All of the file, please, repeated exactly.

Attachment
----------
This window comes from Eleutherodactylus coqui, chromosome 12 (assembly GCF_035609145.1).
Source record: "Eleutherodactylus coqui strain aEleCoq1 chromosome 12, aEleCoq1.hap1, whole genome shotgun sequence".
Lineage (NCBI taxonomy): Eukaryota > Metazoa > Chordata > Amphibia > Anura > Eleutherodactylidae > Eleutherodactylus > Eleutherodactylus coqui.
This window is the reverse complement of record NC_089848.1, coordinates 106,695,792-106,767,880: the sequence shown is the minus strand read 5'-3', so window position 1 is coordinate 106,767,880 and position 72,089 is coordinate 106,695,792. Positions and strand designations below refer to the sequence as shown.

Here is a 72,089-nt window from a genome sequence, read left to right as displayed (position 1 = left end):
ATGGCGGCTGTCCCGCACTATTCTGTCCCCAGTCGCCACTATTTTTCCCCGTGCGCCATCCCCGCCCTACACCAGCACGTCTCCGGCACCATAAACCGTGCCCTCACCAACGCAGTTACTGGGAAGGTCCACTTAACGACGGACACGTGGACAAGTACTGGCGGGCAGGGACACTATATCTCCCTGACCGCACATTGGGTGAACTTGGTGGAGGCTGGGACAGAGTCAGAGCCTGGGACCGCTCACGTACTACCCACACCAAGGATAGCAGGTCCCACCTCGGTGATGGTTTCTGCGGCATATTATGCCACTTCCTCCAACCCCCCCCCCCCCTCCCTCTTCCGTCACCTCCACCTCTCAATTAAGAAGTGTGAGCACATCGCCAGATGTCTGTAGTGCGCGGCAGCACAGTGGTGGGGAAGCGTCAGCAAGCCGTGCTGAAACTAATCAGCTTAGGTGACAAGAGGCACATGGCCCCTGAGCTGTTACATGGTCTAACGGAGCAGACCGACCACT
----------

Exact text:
This window comes from Eleutherodactylus coqui, chromosome 12 (assembly GCF_035609145.1).
Source record: "Eleutherodactylus coqui strain aEleCoq1 chromosome 12, aEleCoq1.hap1, whole genome shotgun sequence".
Lineage (NCBI taxonomy): Eukaryota > Metazoa > Chordata > Amphibia > Anura > Eleutherodactylidae > Eleutherodactylus > Eleutherodactylus coqui.
This window is the reverse complement of record NC_089848.1, coordinates 106,695,792-106,767,880: the sequence shown is the minus strand read 5'-3', so window position 1 is coordinate 106,767,880 and position 72,089 is coordinate 106,695,792. Positions and strand designations below refer to the sequence as shown.

Here is a 72,089-nt window from a genome sequence, read left to right as displayed (position 1 = left end):
ATGGCGGCTGTCCCGCACTATTCTGTCCCCAGTCGCCACTATTTTTCCCCGTGCGCCATCCCCGCCCTACACCAGCACGTCTCCGGCACCATAAACCGTGCCCTCACCAACGCAGTTACTGGGAAGGTCCACTTAACGACGGACACGTGGACAAGTACTGGCGGGCAGGGACACTATATCTCCCTGACCGCACATTGGGTGAACTTGGTGGAGGCTGGGACAGAGTCAGAGCCTGGGACCGCTCACGTACTACCCACACCAAGGATAGCAGGTCCCACCTCGGTGATGGTTTCTGCGGCATATTATGCCACTTCCTCCAACCCCCCCCCCCCCTCCCTCTTCCGTCACCTCCACCTCTCAATTAAGAAGTGTGAGCACATCGCCAGATGTCTGTAGTGCGCGGCAGCACAGTGGTGGGGAAGCGTCAGCAAGCCGTGCTGAAACTAATCAGCTTAGGTGACAAGAGGCACATGGCCCCTGAGCTGTTACATGGTCTAACGGAGCAGACCGACCACT